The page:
When an orator, by the mere magic of words and a golden voice, persuades his audience of the rightness of a bad cause, we are very properly shocked. We ought to feel the same dismay whenever we find the same irrelevant tricks being used to persuade people of the rightness of a good cause.
The belief engendered may be desirable, but the grounds for it are intrinsically wrong, and those who use the devices of oratory for instilling even right beliefs are guilty of pandering to the least creditable elements in human nature. By exerting their disasterous gift of the gab, they deepen the quasi-hypnotic trance in which most human beings live and which it is the aim and purpose of all true philosophy, all genuinely spiritual religion, to deliver them.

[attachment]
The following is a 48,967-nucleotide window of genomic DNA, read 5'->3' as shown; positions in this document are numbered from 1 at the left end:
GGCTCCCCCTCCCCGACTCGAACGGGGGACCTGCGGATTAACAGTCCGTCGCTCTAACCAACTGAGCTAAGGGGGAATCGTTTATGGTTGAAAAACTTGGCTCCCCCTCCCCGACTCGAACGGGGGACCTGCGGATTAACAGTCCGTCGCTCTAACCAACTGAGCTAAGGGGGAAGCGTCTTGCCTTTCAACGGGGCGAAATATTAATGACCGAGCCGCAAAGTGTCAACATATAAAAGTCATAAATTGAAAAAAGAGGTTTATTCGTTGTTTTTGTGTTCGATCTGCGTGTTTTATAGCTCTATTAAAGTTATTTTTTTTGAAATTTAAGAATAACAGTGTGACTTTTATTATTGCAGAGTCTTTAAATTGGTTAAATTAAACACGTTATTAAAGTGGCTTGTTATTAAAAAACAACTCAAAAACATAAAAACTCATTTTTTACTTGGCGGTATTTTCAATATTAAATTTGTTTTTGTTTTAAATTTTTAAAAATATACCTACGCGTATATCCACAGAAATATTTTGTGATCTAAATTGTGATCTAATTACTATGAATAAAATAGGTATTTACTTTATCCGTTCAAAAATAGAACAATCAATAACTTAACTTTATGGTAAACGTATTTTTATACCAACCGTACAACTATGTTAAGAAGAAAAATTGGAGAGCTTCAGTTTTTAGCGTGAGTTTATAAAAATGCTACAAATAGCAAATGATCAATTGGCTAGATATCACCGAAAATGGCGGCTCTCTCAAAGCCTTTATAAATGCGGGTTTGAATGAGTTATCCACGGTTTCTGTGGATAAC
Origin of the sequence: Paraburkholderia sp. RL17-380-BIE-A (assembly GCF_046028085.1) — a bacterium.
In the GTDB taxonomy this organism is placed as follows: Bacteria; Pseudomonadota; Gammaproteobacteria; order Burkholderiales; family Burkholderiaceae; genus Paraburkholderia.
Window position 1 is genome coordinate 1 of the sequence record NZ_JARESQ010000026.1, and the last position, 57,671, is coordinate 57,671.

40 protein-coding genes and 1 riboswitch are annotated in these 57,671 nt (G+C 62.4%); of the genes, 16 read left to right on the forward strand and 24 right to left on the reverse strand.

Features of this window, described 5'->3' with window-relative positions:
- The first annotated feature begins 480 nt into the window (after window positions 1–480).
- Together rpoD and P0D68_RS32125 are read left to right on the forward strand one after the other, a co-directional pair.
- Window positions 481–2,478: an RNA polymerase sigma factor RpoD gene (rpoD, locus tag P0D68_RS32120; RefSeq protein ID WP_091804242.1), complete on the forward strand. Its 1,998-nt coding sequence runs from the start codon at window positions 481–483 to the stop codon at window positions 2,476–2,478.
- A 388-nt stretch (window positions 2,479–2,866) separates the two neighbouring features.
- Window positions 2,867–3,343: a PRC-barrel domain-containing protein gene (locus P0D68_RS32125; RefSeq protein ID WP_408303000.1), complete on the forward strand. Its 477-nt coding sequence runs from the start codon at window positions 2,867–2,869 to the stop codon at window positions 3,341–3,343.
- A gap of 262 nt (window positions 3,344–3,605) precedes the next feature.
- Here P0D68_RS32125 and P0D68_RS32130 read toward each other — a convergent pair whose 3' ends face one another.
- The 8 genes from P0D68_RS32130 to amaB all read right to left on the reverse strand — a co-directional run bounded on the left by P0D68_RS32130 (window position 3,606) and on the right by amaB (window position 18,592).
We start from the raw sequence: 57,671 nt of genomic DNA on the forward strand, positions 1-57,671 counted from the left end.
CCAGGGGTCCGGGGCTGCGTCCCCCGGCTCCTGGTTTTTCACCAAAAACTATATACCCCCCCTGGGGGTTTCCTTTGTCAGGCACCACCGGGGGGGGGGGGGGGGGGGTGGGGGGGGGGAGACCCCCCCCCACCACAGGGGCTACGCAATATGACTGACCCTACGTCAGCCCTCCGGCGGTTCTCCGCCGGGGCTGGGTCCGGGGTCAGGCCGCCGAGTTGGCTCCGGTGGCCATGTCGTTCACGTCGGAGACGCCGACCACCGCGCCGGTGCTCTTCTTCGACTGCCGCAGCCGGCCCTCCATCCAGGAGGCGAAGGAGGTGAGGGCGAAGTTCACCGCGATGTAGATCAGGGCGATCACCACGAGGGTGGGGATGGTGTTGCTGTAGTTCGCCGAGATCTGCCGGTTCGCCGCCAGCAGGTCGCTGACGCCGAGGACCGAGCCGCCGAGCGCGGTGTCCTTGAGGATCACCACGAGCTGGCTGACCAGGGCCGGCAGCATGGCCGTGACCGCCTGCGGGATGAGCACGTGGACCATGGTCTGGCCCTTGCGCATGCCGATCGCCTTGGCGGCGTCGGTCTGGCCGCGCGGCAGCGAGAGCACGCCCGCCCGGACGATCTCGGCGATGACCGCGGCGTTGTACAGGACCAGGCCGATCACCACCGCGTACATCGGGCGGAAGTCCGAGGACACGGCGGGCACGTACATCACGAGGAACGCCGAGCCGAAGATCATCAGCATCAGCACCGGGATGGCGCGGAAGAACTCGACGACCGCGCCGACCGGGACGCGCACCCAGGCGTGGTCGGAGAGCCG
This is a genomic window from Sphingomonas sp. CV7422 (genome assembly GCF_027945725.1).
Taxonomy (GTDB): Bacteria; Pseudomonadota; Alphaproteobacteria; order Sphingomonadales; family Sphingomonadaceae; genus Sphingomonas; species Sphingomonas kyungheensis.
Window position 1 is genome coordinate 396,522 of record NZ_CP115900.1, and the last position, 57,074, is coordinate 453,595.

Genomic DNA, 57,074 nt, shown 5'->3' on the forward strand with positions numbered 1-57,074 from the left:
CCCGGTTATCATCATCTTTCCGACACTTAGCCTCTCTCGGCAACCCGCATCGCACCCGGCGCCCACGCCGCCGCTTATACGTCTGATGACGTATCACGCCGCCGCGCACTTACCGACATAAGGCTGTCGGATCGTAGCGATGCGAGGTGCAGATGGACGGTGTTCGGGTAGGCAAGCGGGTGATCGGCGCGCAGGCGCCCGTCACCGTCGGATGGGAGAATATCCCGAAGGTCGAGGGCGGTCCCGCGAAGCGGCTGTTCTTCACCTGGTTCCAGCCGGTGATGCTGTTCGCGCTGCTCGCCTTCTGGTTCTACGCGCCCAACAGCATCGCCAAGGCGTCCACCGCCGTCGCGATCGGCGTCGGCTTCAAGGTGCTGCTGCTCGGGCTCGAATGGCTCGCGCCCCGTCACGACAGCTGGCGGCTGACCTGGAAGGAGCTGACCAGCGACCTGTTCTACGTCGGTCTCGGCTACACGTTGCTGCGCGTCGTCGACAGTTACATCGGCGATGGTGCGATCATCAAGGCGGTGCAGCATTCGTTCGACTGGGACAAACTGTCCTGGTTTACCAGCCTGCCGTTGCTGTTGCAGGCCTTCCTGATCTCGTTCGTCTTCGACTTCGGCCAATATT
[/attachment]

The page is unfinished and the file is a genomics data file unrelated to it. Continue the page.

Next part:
- Aldous Huxley, ‘The Devils of Loudon’, 1952